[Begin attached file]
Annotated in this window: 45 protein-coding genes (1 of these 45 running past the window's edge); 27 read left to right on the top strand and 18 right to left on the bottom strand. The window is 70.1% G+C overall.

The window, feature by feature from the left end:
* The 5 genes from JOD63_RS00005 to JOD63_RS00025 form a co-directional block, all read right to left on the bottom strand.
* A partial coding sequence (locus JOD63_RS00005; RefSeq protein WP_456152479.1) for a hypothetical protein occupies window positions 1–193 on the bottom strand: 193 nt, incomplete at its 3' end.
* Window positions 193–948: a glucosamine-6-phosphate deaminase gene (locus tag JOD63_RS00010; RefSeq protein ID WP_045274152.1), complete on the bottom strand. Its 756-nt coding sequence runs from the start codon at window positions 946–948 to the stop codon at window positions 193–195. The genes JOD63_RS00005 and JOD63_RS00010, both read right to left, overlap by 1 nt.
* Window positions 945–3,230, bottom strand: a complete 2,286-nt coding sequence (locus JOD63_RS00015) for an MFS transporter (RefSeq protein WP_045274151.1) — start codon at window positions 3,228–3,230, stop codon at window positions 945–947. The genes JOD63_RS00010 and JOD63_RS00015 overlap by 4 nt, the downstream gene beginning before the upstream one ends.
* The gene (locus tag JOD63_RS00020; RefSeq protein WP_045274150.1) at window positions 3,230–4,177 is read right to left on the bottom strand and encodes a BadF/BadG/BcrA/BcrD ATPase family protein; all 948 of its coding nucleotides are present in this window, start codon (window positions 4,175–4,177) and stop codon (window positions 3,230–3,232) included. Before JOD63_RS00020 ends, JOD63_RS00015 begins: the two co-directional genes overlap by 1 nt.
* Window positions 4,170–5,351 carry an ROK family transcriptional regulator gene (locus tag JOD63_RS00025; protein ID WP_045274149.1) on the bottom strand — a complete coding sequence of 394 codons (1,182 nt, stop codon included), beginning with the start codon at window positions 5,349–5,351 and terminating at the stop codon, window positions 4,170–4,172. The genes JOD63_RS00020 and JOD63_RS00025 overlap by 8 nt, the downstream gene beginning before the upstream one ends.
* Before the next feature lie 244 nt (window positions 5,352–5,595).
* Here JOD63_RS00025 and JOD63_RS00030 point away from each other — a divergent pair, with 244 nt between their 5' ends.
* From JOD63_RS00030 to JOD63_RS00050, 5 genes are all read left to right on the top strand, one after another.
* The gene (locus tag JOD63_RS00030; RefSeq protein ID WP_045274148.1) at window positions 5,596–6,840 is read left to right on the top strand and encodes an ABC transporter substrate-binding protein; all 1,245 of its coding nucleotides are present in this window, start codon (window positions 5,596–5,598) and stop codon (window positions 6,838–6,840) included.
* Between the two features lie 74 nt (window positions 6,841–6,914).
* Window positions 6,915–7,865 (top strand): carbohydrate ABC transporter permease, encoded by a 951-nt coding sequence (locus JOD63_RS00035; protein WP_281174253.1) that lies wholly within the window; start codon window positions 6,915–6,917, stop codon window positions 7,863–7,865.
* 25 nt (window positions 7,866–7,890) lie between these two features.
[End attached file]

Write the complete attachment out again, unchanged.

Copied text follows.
Annotated in this window: 45 protein-coding genes (1 of these 45 running past the window's edge); 27 read left to right on the top strand and 18 right to left on the bottom strand. The window is 70.1% G+C overall.

The window, feature by feature from the left end:
* The 5 genes from JOD63_RS00005 to JOD63_RS00025 form a co-directional block, all read right to left on the bottom strand.
* A partial coding sequence (locus JOD63_RS00005; RefSeq protein WP_456152479.1) for a hypothetical protein occupies window positions 1–193 on the bottom strand: 193 nt, incomplete at its 3' end.
* Window positions 193–948: a glucosamine-6-phosphate deaminase gene (locus tag JOD63_RS00010; RefSeq protein ID WP_045274152.1), complete on the bottom strand. Its 756-nt coding sequence runs from the start codon at window positions 946–948 to the stop codon at window positions 193–195. The genes JOD63_RS00005 and JOD63_RS00010, both read right to left, overlap by 1 nt.
* Window positions 945–3,230, bottom strand: a complete 2,286-nt coding sequence (locus JOD63_RS00015) for an MFS transporter (RefSeq protein WP_045274151.1) — start codon at window positions 3,228–3,230, stop codon at window positions 945–947. The genes JOD63_RS00010 and JOD63_RS00015 overlap by 4 nt, the downstream gene beginning before the upstream one ends.
* The gene (locus tag JOD63_RS00020; RefSeq protein WP_045274150.1) at window positions 3,230–4,177 is read right to left on the bottom strand and encodes a BadF/BadG/BcrA/BcrD ATPase family protein; all 948 of its coding nucleotides are present in this window, start codon (window positions 4,175–4,177) and stop codon (window positions 3,230–3,232) included. Before JOD63_RS00020 ends, JOD63_RS00015 begins: the two co-directional genes overlap by 1 nt.
* Window positions 4,170–5,351 carry an ROK family transcriptional regulator gene (locus tag JOD63_RS00025; protein ID WP_045274149.1) on the bottom strand — a complete coding sequence of 394 codons (1,182 nt, stop codon included), beginning with the start codon at window positions 5,349–5,351 and terminating at the stop codon, window positions 4,170–4,172. The genes JOD63_RS00020 and JOD63_RS00025 overlap by 8 nt, the downstream gene beginning before the upstream one ends.
* Before the next feature lie 244 nt (window positions 5,352–5,595).
* Here JOD63_RS00025 and JOD63_RS00030 point away from each other — a divergent pair, with 244 nt between their 5' ends.
* From JOD63_RS00030 to JOD63_RS00050, 5 genes are all read left to right on the top strand, one after another.
* The gene (locus tag JOD63_RS00030; RefSeq protein ID WP_045274148.1) at window positions 5,596–6,840 is read left to right on the top strand and encodes an ABC transporter substrate-binding protein; all 1,245 of its coding nucleotides are present in this window, start codon (window positions 5,596–5,598) and stop codon (window positions 6,838–6,840) included.
* Between the two features lie 74 nt (window positions 6,841–6,914).
* Window positions 6,915–7,865 (top strand): carbohydrate ABC transporter permease, encoded by a 951-nt coding sequence (locus JOD63_RS00035; protein WP_281174253.1) that lies wholly within the window; start codon window positions 6,915–6,917, stop codon window positions 7,863–7,865.
* 25 nt (window positions 7,866–7,890) lie between these two features.